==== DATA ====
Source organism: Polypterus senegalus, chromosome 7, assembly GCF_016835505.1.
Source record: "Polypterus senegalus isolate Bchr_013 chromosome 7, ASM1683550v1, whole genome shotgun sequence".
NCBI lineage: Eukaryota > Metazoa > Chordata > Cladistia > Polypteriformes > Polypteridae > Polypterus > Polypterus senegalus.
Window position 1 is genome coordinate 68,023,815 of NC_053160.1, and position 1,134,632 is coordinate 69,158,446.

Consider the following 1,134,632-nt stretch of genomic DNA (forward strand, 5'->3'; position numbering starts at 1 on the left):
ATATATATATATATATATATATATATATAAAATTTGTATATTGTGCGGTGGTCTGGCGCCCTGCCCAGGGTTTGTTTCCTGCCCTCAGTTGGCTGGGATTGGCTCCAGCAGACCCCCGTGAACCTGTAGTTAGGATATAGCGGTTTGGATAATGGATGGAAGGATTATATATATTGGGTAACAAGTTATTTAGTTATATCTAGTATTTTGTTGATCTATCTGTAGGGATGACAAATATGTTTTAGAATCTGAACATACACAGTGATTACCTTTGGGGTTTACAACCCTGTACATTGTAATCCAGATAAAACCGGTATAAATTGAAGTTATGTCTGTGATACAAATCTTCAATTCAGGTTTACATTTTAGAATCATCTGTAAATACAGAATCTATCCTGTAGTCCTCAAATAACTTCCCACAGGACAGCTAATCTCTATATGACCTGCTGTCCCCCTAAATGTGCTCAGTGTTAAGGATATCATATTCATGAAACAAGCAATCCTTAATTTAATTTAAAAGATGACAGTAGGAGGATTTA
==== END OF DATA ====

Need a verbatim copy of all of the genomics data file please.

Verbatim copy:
Source organism: Polypterus senegalus, chromosome 7, assembly GCF_016835505.1.
Source record: "Polypterus senegalus isolate Bchr_013 chromosome 7, ASM1683550v1, whole genome shotgun sequence".
NCBI lineage: Eukaryota > Metazoa > Chordata > Cladistia > Polypteriformes > Polypteridae > Polypterus > Polypterus senegalus.
Window position 1 is genome coordinate 68,023,815 of NC_053160.1, and position 1,134,632 is coordinate 69,158,446.

Consider the following 1,134,632-nt stretch of genomic DNA (forward strand, 5'->3'; position numbering starts at 1 on the left):
ATATATATATATATATATATATATATATAAAATTTGTATATTGTGCGGTGGTCTGGCGCCCTGCCCAGGGTTTGTTTCCTGCCCTCAGTTGGCTGGGATTGGCTCCAGCAGACCCCCGTGAACCTGTAGTTAGGATATAGCGGTTTGGATAATGGATGGAAGGATTATATATATTGGGTAACAAGTTATTTAGTTATATCTAGTATTTTGTTGATCTATCTGTAGGGATGACAAATATGTTTTAGAATCTGAACATACACAGTGATTACCTTTGGGGTTTACAACCCTGTACATTGTAATCCAGATAAAACCGGTATAAATTGAAGTTATGTCTGTGATACAAATCTTCAATTCAGGTTTACATTTTAGAATCATCTGTAAATACAGAATCTATCCTGTAGTCCTCAAATAACTTCCCACAGGACAGCTAATCTCTATATGACCTGCTGTCCCCCTAAATGTGCTCAGTGTTAAGGATATCATATTCATGAAACAAGCAATCCTTAATTTAATTTAAAAGATGACAGTAGGAGGATTTA